Saturday, 19 Sep 2020
Festivals News

Lights, Camera, Africa!!! Check Out the Films Headlining the Lagos Film Festival

lca-flyer-1024x1024From the 30th of September to the 2nd of October, the Lagos film festival – Lights Camera Africa, will kick off at the Federal Palace Hotel in Lagos with the theme, ‘Music Makes the People’.

The line-up for the three days festival boasts of more than 20 screenings, which is a selection of eclectic films – long features, short films, documentaries and social commentaries that will thrill and engage the audience.  Abba Makama’s ‘Green White Green’ which had its world premiere at the Toronto International Film Festival opens the festival, along with other premiere’s such as Ed Keazor’s Lagos: 1861 – 1960 The Growth of a City of Style, a documentary on the changing sounds and faces of the megacity through time. Ghana’s rising acting star Maame Taa Boafo of the popular web series An African City shows her versatility in Alfonso Johnson’s ‘Olive’ (2016) and ‘The New York I Love’ (2016) directed by Nigerian-American filmmaker Iquo Essien.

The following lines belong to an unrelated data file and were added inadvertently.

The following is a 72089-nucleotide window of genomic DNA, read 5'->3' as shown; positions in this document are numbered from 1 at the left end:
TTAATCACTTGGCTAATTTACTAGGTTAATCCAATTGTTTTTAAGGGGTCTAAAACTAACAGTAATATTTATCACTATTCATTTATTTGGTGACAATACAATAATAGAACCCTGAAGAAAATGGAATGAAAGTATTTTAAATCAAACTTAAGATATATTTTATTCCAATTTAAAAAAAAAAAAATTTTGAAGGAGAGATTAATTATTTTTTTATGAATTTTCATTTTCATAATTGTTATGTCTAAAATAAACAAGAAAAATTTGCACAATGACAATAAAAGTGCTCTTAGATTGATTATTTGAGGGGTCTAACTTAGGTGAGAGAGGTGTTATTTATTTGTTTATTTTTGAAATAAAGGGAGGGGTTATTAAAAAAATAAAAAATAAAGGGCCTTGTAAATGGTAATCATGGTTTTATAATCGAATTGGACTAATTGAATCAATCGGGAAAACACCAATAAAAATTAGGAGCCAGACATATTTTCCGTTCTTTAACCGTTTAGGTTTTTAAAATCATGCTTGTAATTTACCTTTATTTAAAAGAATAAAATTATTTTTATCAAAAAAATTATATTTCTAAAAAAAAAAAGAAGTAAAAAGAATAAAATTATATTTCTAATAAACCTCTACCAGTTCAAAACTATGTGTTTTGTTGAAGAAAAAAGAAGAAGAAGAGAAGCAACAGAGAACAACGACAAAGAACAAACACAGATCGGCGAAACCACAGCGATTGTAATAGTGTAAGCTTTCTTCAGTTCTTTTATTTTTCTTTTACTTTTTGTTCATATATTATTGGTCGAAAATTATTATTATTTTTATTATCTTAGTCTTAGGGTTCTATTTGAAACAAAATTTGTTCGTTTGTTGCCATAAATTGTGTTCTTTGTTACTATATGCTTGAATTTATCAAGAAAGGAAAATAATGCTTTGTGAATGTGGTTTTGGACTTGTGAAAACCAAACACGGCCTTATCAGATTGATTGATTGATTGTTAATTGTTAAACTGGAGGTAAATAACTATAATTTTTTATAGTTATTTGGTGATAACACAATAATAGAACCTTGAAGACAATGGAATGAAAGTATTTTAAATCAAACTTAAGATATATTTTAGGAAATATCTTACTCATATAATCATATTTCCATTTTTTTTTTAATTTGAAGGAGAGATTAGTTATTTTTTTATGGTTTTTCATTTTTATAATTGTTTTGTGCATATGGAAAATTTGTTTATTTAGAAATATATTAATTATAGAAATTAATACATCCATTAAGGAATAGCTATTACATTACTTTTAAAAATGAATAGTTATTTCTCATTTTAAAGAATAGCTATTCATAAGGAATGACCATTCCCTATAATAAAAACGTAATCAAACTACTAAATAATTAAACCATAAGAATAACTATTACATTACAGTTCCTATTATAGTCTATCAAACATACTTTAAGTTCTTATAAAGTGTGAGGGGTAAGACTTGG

Also showing is Intore (2014) by director Eric Kabera who examines the healing power of dance as Rwanda reeled from genocide and ‘Tunde’ (2011) an hour-long film by American filmmaker, Ron Wyman puts the spotlight on a contemporary musical genius, Tunde Jegede. There will also be conversations between screenings.

In a statement about the theme, Ugoma Adegoke, the Creative Director said, “We have chosen this theme because we want to connect with people through what makes them happy. We all have a song that makes us happy or sad, one that makes us want to jump on our feet or a tune that reminds us of a cherished person or moment. So how about exploring these feelings through film?”

Music Makes the People promises to be a feast of sounds, rhythms, emotions and moving images dedicated to screening the best of emerging, fresh, independent African cinema and in particular celebrating the musical voice of film as an art form.

Check out the schedule and synopsis of the films set for the festival: